My daughter is in that fantastic age where she wants to be her own person but still wants to please mommy and daddy. So she will venture out on her own, try out something new, and even push the boundaries a bit here and there. But when she does something we don’t like, and we tell her, you can see that she is crushed. The bottom lip pushes out, the head turns down, and little tears start to collect on her eyelashes. When she is clearly tired, or is disconcerted by a new situation she says, with the most soft of voices, “Daddy I want you.” It is as if she gets that weird intersection of desire and obedience that we adults try so hard to pull apart. At her tender age of three, she wants us as parents so much that she wants to do what we want her to do, even while she tests the boundaries of her own identity and explores her own options.
It seems to me that Thomas Merton described just that intersection in his memorable prayer from “Thoughts on Solitude.” His words have stayed with me ever since first reading it: “the fact that I think I am following your will does not mean that I am actually doing so. But I believe that the desire to please you does in fact please you. And I hope I have that desire in all that I am doing. I hope that I will never do anything apart from that desire.” Right there, in the meeting place of God’s will and our desire, is the intersection summed up in idea of ordinances.
We do these things, not out of coerced obedience but out of longing desire. That is the tough-to-grasp nature of our freedom in God that Merton frequently tried to describe. We are most free when we are living within the will of God. For those around us, the idea that freedom and bounds, choice and direction seem contradictory. But in Merton’s prayer we see the beautiful paradox of our “desire to please” and the desires God has for us. The irony here is that Christianity is at least up front about this meeting place of desire and an another’s will. We, as disciples, are in the process of conforming our desires to the will of God.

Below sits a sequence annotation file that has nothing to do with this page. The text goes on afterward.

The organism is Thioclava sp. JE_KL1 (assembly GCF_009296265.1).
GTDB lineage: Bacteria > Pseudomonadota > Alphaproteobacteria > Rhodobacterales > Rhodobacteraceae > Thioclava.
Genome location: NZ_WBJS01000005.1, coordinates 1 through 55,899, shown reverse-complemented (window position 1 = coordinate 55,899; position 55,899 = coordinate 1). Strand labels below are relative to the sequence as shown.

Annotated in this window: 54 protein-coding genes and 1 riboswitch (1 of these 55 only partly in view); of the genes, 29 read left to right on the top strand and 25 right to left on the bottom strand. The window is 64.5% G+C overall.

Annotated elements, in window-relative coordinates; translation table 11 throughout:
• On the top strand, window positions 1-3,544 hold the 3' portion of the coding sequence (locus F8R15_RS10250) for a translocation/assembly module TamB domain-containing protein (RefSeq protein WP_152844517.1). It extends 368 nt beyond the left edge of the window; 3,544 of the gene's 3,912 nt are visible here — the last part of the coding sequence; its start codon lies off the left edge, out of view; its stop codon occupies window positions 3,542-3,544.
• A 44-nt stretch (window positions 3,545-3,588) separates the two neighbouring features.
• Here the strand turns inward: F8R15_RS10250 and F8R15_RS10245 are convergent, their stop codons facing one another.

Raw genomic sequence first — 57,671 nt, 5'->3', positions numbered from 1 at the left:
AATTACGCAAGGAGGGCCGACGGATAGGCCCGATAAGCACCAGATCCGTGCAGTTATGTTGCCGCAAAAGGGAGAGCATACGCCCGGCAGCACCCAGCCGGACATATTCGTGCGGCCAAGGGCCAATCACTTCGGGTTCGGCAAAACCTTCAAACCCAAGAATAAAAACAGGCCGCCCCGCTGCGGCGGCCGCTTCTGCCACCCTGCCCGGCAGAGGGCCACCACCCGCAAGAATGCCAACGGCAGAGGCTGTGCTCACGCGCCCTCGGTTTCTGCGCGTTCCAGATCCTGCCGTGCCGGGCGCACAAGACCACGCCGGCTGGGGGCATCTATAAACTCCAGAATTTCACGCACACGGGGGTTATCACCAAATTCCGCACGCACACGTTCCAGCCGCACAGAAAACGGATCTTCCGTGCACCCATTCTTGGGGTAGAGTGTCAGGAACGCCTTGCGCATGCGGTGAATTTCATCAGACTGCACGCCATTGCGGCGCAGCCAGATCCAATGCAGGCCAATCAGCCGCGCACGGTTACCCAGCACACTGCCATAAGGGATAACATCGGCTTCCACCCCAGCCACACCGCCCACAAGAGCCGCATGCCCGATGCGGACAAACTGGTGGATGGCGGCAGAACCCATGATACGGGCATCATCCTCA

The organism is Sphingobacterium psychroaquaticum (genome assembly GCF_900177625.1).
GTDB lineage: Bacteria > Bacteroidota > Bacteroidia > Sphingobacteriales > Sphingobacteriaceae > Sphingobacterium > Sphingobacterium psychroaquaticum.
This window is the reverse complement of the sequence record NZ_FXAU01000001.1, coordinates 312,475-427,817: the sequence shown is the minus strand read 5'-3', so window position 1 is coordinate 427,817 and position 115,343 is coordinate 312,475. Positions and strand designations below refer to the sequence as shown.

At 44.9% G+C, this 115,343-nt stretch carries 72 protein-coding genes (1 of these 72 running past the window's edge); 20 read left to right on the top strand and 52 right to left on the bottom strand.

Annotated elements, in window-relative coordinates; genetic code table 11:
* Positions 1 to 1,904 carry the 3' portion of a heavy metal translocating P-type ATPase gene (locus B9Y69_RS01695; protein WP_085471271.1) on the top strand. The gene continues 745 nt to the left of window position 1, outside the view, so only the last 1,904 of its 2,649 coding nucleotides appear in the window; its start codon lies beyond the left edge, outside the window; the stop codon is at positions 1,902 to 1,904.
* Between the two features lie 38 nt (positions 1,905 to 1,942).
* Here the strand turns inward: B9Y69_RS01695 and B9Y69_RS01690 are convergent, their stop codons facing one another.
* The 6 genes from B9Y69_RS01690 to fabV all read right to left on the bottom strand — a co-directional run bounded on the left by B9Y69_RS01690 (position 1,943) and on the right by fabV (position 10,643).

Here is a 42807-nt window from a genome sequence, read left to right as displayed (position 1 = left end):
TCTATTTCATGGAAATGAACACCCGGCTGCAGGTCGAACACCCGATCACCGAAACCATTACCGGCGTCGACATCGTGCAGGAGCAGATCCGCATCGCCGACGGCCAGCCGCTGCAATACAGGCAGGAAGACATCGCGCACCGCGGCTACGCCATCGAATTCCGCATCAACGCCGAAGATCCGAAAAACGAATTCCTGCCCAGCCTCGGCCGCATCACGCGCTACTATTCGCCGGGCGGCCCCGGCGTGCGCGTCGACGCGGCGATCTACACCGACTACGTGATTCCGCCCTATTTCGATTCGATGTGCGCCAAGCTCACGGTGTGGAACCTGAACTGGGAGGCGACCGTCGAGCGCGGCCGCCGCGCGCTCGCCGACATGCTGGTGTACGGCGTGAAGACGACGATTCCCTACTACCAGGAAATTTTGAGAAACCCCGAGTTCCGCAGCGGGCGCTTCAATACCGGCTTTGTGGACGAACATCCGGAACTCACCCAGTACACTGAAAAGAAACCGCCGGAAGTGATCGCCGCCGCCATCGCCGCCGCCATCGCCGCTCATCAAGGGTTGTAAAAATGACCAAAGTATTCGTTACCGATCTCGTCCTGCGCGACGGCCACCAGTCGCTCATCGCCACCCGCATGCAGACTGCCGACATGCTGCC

The advertises, marketers, and the corporations they represent try to buy this intersection. They mask the work they do on our hearts under the guise of “choice.” No commercial is designed to get us to exercise freedom of choice, but to get us to choose this particular thing. There are always people around us telling us what we should want. They conform our desires to the will of an unknown other.
Centuries ago, the philosopher Plato described the human soul as a chariot pulled by two horses. The first, he said, was the desiring horse that pulls us towards certain things. The second was just the opposite. That horse directs us by pushing away other things. In that combined movement of reaching out and pushing away the human soul moves towards an end. In different terms, in our desire for one thing we are simultaneously rejecting others. There is a boundedness to that movement. Our reasoning ability, said Plato, holds the reigns of these two powerful animals. We guide the two— the desiring and the rejecting— between the unlimited consumption through desire on one side and the rejection of everything on the other. Contrary to the proponents of free choice, where every option is on the table and good, reason steers us between the options in the quest to reach what is truly good and beautiful.
And this is just what Merton and my three year old daughter teach us. We desire to obey. We long for what others desire for us. That is the paradox of an ordinance.